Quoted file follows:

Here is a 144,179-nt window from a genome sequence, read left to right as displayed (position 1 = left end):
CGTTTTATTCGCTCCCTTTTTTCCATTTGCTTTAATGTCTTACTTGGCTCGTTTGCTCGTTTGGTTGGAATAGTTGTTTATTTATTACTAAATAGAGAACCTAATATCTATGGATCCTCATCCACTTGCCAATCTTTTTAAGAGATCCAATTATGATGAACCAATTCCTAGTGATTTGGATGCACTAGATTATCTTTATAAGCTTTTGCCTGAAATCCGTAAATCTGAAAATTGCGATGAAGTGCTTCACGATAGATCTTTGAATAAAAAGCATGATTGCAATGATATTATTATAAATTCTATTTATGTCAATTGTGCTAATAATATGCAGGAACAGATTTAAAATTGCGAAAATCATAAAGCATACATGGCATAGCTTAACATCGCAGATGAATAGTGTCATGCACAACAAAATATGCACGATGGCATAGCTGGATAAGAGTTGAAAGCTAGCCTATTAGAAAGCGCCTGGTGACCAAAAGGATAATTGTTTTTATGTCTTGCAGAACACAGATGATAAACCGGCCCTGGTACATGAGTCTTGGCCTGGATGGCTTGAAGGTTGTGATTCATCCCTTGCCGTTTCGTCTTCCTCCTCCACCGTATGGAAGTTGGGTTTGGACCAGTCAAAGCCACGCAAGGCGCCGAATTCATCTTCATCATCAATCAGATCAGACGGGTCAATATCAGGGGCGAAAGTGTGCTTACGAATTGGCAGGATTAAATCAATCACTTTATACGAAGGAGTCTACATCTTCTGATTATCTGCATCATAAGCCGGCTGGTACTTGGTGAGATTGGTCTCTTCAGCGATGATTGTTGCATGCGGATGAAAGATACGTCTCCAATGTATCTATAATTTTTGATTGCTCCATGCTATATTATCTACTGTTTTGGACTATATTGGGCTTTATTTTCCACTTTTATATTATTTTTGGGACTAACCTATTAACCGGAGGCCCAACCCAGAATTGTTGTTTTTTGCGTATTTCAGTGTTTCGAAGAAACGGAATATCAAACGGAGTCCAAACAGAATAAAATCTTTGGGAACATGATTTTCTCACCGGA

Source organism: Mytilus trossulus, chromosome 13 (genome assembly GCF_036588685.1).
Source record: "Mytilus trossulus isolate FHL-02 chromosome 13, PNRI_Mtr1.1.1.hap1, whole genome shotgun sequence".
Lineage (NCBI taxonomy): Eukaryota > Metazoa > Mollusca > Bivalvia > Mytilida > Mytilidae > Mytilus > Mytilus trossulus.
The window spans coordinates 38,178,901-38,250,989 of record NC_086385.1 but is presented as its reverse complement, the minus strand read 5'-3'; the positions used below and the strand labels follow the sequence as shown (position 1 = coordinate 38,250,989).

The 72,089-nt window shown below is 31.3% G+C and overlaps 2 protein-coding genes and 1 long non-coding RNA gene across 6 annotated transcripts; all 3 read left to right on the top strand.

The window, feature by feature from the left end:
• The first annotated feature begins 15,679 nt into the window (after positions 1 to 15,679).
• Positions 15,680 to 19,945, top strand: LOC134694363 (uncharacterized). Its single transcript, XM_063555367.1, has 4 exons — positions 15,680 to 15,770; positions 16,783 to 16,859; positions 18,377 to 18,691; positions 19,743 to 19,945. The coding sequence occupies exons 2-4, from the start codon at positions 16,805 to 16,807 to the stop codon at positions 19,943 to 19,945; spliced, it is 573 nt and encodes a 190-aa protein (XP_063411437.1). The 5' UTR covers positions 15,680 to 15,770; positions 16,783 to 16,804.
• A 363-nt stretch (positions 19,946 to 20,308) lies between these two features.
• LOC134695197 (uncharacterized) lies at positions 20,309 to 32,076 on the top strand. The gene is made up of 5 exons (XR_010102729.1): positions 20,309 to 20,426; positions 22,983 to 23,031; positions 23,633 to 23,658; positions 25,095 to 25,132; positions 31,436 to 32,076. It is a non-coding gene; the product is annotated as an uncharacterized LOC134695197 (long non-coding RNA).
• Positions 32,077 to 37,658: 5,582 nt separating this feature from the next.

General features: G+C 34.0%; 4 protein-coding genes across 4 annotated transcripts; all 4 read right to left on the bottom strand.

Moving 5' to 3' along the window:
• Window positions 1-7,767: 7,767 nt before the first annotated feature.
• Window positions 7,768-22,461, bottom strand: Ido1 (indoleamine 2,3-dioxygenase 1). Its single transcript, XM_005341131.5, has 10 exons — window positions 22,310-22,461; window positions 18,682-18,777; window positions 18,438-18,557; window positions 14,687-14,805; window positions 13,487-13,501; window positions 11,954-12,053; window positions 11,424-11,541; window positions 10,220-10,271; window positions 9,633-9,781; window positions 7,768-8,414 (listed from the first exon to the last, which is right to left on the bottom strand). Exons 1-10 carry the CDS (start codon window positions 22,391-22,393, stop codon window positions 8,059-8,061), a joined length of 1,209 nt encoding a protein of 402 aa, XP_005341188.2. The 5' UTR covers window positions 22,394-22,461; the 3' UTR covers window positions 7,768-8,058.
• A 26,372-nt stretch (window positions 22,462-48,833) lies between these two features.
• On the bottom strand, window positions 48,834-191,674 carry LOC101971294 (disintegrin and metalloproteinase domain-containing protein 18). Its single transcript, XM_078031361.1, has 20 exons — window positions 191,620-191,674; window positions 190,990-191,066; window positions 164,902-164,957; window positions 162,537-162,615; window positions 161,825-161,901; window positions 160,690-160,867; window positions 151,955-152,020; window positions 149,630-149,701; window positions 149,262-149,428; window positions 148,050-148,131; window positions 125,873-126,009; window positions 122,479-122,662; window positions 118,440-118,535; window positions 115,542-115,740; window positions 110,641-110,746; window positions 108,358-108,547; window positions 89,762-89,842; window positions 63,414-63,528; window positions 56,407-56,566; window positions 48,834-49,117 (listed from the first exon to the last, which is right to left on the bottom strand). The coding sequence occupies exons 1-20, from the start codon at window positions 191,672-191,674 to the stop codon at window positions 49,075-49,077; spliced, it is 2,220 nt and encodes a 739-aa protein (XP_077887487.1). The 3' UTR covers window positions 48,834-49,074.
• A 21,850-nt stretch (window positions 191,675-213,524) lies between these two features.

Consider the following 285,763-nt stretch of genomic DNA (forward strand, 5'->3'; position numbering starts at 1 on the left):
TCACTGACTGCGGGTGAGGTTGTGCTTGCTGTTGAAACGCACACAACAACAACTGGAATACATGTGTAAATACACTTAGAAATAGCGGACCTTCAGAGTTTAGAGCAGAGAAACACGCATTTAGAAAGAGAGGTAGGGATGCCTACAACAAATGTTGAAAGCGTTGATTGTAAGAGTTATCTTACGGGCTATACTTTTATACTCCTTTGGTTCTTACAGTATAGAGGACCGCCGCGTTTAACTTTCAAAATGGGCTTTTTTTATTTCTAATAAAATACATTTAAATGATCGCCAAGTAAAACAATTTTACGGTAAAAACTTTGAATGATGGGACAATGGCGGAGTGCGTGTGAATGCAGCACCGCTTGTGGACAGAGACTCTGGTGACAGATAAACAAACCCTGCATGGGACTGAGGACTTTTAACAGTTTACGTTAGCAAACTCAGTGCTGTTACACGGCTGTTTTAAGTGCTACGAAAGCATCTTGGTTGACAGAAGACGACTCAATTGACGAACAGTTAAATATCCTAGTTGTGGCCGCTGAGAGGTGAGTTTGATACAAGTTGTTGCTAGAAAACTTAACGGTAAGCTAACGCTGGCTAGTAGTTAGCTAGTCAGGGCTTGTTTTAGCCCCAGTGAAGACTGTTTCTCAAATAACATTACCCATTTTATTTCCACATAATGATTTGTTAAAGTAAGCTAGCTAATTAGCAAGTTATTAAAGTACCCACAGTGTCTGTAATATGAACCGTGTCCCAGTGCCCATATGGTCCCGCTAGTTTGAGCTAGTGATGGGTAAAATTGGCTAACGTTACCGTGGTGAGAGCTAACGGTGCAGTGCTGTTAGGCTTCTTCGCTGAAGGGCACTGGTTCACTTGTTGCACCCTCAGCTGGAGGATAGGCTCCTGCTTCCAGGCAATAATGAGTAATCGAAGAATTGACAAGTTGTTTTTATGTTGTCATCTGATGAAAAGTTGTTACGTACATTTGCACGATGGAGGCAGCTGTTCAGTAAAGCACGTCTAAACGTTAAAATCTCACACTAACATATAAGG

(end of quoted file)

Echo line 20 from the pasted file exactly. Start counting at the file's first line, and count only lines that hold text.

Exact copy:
• A 21,850-nt stretch (window positions 191,675-213,524) lies between these two features.